Wednesday, March 23, 2011

Super short post

The blog Feminism in Focus asked me to participate in their festival for feminist vloggers (video bloggers). Here’s what I came up with. Enjoy! And watch the other videos – they’re awesome!  

7 comments:

  1. Cool, Eva! I'm going to read the full answers on the blog because I had trouble tracking all of your responses. What stuck with me were key words. Thank you!

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  2. Hi, Eva! I hope you're busy training Bailey -- and/or busy with other positive things -- and that's why you haven't been posting entries as often lately. My fiancee and I (we got engaged the day after they recognized marriage equality in our state, which makes a great anniversary) are also disabled lesbians, and we love your stories. Of course we identify with a lot of the issues you run into with strangers behaving badly-I-mean-"weirdly." ;þ Some of our experiences differ in detail due to our specific disabilities being different, but a lot of these things are pretty consistent thematically no matter what someone's particular disability is.

    We hope to see more entries from you soon... but we look forward to reading more no matter how long it takes!

    (I was going to just identify myself for the comment-form using my Google account, but it's still insisting on displaying my name as "the" even though I could've sworn I fixed that. So I used name/URL... and as you can see, we're badly behind on updating our blog.)

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  3. D'oh, I meant to actually comment on this post, too. The way you did this video, where (at least this is what it looks like?) you printed out your answers onto thin magnet material and cut them into individual words like poetry magnets, then placed/tossed the magnets onto the surface (fridge?) one at a time, really does a great job of simulating how much effort it can take for you and someone else to converse -- more effort than the 'average' person, whoever that is, but not so much that it's impossible by any means. I gather from your other posts and videos that that isn't a literal depiction of how you communicate, but it makes a great visual metaphor. It also provides a sort of additional "background" answer to some of the questions, covering nuances that you didn't address verbally. I wasn't sure if I was catching all of your answers as I was watching the video, because sometimes it was hard for me to tell whether I'd missed a word, but I checked the video description at YT after watching it here, and it turns out I didn't miss a thing. :D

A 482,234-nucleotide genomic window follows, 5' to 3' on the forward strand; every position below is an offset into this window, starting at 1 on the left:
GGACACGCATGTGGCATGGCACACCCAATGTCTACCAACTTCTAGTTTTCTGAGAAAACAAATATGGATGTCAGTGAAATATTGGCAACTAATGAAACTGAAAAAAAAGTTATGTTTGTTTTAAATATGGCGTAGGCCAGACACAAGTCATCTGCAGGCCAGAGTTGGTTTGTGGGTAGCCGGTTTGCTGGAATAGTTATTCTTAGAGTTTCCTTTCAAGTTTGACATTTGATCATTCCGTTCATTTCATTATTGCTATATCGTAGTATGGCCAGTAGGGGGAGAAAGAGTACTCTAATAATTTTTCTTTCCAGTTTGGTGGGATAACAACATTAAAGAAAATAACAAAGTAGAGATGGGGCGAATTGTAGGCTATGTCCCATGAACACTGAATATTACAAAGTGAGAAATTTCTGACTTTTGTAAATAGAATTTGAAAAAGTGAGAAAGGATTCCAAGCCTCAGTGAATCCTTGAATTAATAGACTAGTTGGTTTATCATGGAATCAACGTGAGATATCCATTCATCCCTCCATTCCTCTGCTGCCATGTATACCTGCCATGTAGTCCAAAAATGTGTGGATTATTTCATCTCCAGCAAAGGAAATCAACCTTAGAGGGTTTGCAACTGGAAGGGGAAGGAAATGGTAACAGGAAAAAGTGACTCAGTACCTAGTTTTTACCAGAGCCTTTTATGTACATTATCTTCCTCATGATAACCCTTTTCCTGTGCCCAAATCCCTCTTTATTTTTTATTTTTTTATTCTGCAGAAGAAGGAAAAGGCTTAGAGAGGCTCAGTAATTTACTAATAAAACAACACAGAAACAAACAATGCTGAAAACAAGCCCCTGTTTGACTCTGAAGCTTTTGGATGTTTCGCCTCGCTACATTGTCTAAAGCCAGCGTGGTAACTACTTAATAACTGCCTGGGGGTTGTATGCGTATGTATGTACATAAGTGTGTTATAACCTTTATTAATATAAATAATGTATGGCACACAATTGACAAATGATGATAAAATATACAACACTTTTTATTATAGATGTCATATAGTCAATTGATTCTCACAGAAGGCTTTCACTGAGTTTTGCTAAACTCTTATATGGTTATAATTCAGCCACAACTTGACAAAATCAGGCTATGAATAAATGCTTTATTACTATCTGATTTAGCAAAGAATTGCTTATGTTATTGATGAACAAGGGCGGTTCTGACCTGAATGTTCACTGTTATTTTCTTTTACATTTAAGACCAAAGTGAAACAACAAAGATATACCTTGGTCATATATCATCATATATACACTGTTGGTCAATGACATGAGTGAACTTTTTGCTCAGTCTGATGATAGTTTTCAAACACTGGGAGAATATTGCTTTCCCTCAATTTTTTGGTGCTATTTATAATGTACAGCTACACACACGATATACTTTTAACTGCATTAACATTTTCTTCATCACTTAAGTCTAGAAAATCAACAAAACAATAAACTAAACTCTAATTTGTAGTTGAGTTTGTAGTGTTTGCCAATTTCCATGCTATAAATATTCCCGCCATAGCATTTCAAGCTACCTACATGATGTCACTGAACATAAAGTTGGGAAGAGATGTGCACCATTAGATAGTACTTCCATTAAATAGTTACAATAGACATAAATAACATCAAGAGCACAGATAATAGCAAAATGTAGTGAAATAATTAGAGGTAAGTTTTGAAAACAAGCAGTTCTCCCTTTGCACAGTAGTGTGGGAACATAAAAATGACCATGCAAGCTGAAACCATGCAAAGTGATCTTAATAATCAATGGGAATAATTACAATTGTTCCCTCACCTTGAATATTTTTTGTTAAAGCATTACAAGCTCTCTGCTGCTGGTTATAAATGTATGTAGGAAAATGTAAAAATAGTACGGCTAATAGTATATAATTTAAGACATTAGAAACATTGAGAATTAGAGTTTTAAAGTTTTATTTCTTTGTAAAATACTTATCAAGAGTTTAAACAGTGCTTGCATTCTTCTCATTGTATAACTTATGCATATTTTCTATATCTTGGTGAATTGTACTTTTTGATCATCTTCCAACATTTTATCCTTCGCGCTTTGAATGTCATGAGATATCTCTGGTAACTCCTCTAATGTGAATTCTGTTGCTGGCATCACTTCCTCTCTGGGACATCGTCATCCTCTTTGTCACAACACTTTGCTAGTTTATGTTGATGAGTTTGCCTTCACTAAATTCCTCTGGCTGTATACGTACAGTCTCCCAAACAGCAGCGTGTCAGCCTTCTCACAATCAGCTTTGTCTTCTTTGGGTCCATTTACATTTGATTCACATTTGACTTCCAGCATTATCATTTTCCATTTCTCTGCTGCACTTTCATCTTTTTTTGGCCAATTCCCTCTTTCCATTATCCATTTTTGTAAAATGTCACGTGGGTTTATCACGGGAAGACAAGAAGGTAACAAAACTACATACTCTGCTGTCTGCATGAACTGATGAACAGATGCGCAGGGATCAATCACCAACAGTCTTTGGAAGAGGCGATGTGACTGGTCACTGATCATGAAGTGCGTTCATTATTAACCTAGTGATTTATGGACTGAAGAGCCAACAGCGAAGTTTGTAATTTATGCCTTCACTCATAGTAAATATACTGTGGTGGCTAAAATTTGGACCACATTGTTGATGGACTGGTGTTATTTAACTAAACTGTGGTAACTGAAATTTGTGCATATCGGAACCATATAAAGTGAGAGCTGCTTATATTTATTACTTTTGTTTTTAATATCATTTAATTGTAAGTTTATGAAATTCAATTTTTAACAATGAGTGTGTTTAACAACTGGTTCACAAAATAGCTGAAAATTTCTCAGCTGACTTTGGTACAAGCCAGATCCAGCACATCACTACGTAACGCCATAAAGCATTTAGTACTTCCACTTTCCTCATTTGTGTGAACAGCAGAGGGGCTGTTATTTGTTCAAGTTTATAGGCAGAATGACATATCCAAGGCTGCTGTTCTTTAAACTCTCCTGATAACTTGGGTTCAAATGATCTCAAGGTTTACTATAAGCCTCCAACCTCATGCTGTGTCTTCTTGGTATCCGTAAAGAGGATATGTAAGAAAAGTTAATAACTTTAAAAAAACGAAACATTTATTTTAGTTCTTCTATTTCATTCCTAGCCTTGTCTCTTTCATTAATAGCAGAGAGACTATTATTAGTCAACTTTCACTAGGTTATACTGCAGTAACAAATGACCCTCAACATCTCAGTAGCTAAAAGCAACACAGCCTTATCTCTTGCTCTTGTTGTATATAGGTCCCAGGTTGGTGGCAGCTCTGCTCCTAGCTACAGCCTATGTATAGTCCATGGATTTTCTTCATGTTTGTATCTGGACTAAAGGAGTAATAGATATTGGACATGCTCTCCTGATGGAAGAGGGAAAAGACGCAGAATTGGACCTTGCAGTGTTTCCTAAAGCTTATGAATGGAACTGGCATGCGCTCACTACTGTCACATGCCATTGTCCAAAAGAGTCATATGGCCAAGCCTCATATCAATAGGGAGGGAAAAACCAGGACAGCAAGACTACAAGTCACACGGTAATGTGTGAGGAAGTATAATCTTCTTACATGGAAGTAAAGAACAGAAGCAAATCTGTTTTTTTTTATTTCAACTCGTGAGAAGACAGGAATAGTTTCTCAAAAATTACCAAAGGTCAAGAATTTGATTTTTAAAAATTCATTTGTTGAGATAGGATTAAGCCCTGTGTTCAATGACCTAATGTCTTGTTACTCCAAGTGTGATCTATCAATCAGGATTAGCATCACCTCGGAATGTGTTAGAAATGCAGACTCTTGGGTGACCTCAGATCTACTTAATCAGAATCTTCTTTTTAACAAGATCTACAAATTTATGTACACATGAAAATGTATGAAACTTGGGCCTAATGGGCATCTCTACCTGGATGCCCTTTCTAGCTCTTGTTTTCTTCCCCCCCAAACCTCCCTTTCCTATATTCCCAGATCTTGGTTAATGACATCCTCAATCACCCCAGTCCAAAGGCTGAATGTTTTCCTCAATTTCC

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  4. And for no apparent reason I got switched back to my Google identity, which misidentifies me. (No, Google, my name is not "the"; please stop telling people it is.) Sorry. Both the first "Jack and Té" comment and the one attributed to "the" are me/us.

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  5. I really liked this video. Sometimes it was hard to follow what you were saying, especially when the space was filled up with words, but then I realized it served as a nice portrayal that sometimes communication isn't as clear as I want / expect it to be.

    It made me think about how impatient I am when I can't instantly communicate with someone or understand them, because I have a set idea of how I *should* be able to communicate with other people (which comes from able-bodied privilege.)

    So thanks! (And I like the song you used.)

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